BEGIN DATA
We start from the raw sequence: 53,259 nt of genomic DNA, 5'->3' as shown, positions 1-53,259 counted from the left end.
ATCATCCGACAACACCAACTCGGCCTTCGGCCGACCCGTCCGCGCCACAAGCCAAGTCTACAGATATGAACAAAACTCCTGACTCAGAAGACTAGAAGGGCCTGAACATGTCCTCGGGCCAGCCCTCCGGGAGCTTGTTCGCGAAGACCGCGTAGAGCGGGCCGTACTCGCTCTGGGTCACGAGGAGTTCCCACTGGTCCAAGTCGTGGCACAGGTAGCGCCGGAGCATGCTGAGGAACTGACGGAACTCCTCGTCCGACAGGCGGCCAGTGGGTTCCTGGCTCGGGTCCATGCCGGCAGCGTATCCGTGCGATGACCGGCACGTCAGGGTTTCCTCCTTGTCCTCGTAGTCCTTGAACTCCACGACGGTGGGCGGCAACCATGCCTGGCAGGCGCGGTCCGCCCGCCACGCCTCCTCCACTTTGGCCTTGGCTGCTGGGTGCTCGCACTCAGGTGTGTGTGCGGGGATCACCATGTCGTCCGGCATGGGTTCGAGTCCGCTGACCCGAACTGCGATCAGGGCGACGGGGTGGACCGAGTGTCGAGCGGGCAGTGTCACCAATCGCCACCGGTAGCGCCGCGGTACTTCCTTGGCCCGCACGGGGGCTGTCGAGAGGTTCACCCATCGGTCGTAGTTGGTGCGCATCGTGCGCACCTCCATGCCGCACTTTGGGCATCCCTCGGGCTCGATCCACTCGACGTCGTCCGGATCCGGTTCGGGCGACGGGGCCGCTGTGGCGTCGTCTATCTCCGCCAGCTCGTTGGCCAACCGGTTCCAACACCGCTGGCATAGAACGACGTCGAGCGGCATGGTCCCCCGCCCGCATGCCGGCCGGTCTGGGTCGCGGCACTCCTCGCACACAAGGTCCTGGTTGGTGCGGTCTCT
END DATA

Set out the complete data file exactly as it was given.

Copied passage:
We start from the raw sequence: 53,259 nt of genomic DNA, 5'->3' as shown, positions 1-53,259 counted from the left end.
ATCATCCGACAACACCAACTCGGCCTTCGGCCGACCCGTCCGCGCCACAAGCCAAGTCTACAGATATGAACAAAACTCCTGACTCAGAAGACTAGAAGGGCCTGAACATGTCCTCGGGCCAGCCCTCCGGGAGCTTGTTCGCGAAGACCGCGTAGAGCGGGCCGTACTCGCTCTGGGTCACGAGGAGTTCCCACTGGTCCAAGTCGTGGCACAGGTAGCGCCGGAGCATGCTGAGGAACTGACGGAACTCCTCGTCCGACAGGCGGCCAGTGGGTTCCTGGCTCGGGTCCATGCCGGCAGCGTATCCGTGCGATGACCGGCACGTCAGGGTTTCCTCCTTGTCCTCGTAGTCCTTGAACTCCACGACGGTGGGCGGCAACCATGCCTGGCAGGCGCGGTCCGCCCGCCACGCCTCCTCCACTTTGGCCTTGGCTGCTGGGTGCTCGCACTCAGGTGTGTGTGCGGGGATCACCATGTCGTCCGGCATGGGTTCGAGTCCGCTGACCCGAACTGCGATCAGGGCGACGGGGTGGACCGAGTGTCGAGCGGGCAGTGTCACCAATCGCCACCGGTAGCGCCGCGGTACTTCCTTGGCCCGCACGGGGGCTGTCGAGAGGTTCACCCATCGGTCGTAGTTGGTGCGCATCGTGCGCACCTCCATGCCGCACTTTGGGCATCCCTCGGGCTCGATCCACTCGACGTCGTCCGGATCCGGTTCGGGCGACGGGGCCGCTGTGGCGTCGTCTATCTCCGCCAGCTCGTTGGCCAACCGGTTCCAACACCGCTGGCATAGAACGACGTCGAGCGGCATGGTCCCCCGCCCGCATGCCGGCCGGTCTGGGTCGCGGCACTCCTCGCACACAAGGTCCTGGTTGGTGCGGTCTCT